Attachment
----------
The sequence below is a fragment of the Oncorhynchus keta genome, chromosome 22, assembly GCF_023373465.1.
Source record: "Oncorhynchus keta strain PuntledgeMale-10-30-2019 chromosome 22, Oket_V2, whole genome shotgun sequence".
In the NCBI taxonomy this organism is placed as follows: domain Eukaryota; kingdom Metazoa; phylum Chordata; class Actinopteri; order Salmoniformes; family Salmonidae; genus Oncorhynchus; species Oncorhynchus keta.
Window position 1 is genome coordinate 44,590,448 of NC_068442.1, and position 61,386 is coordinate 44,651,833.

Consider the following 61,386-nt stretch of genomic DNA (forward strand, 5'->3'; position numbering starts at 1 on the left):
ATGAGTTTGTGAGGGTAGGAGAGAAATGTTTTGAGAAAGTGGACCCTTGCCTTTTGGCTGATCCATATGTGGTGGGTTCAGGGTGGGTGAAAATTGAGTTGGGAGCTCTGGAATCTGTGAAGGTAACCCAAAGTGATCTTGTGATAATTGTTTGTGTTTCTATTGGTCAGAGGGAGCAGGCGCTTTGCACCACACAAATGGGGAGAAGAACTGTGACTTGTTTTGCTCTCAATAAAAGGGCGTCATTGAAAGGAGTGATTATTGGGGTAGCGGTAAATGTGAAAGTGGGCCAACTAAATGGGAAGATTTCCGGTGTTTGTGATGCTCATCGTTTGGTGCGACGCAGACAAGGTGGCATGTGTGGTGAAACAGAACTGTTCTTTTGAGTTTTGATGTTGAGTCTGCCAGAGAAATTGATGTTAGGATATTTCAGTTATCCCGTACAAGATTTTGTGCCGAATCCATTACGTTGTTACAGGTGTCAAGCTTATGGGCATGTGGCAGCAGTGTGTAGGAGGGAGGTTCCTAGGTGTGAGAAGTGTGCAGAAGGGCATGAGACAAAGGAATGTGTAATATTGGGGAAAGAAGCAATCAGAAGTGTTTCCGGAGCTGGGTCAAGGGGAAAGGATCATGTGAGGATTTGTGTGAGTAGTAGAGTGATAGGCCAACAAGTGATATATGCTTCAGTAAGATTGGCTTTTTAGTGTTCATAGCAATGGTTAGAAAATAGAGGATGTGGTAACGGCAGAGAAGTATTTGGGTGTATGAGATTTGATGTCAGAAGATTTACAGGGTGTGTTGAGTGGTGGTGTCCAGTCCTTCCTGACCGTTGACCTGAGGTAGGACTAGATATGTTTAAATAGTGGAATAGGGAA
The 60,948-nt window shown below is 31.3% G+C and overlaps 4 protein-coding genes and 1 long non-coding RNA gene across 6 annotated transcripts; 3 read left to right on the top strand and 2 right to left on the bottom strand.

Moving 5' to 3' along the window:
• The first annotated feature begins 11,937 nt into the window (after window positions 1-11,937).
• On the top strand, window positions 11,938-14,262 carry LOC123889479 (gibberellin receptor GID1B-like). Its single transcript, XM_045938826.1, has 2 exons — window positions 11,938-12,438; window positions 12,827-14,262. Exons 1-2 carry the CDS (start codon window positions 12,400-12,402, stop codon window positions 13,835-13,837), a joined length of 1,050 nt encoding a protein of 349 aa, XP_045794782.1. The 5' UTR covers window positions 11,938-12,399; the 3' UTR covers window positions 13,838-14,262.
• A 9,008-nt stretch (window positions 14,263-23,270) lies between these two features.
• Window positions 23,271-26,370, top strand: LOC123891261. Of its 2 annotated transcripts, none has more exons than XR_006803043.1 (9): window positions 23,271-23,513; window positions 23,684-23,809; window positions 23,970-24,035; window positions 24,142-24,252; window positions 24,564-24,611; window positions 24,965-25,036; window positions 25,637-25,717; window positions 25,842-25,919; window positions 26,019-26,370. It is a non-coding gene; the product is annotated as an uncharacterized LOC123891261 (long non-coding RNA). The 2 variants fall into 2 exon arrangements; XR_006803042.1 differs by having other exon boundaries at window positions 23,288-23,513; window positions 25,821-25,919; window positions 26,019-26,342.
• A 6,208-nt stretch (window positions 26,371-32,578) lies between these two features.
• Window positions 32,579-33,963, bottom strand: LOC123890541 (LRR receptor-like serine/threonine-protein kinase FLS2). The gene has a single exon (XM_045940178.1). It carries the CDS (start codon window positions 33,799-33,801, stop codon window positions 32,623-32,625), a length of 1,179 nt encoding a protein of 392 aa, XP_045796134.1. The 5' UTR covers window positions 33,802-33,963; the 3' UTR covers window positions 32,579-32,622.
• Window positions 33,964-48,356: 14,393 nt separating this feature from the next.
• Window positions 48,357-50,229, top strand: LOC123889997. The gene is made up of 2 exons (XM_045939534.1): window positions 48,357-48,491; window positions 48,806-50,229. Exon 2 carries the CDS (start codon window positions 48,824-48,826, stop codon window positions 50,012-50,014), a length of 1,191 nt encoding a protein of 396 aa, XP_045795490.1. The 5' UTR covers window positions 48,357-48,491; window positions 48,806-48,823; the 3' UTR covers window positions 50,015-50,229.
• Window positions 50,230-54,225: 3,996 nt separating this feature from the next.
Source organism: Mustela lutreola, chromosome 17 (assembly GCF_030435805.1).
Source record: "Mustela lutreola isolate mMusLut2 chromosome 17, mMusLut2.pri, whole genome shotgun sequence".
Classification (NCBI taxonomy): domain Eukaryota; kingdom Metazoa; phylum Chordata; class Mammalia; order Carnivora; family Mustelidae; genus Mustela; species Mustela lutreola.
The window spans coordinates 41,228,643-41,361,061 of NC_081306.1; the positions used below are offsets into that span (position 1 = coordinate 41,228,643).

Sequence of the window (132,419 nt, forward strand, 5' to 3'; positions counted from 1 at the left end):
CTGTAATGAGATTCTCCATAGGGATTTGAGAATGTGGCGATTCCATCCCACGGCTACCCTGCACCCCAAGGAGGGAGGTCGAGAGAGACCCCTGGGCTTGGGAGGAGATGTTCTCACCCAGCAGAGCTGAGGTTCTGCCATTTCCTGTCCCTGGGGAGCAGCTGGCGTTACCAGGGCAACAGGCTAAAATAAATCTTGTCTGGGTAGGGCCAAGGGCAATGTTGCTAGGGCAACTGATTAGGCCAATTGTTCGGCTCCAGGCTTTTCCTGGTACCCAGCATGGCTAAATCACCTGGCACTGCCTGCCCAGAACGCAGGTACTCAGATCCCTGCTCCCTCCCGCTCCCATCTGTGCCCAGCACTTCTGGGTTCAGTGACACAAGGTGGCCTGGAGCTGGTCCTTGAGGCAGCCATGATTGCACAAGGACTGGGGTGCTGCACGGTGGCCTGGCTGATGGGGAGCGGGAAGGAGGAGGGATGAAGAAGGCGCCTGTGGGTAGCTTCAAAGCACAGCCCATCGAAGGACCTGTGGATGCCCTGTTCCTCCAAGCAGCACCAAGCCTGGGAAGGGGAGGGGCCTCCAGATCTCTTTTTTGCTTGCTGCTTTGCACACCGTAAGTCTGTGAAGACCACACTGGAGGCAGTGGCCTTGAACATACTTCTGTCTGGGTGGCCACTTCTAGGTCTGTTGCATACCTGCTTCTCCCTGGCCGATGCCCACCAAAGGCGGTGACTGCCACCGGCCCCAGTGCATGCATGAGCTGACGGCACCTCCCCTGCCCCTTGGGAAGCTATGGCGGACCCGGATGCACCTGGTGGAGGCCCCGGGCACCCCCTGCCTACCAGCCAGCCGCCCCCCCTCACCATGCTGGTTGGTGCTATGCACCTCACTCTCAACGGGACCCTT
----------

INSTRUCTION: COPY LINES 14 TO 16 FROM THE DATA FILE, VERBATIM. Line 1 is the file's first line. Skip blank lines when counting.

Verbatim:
• Window positions 32,579-33,963, bottom strand: LOC123890541 (LRR receptor-like serine/threonine-protein kinase FLS2). The gene has a single exon (XM_045940178.1). It carries the CDS (start codon window positions 33,799-33,801, stop codon window positions 32,623-32,625), a length of 1,179 nt encoding a protein of 392 aa, XP_045796134.1. The 5' UTR covers window positions 33,802-33,963; the 3' UTR covers window positions 32,579-32,622.
• Window positions 33,964-48,356: 14,393 nt separating this feature from the next.
• Window positions 48,357-50,229, top strand: LOC123889997. The gene is made up of 2 exons (XM_045939534.1): window positions 48,357-48,491; window positions 48,806-50,229. Exon 2 carries the CDS (start codon window positions 48,824-48,826, stop codon window positions 50,012-50,014), a length of 1,191 nt encoding a protein of 396 aa, XP_045795490.1. The 5' UTR covers window positions 48,357-48,491; window positions 48,806-48,823; the 3' UTR covers window positions 50,015-50,229.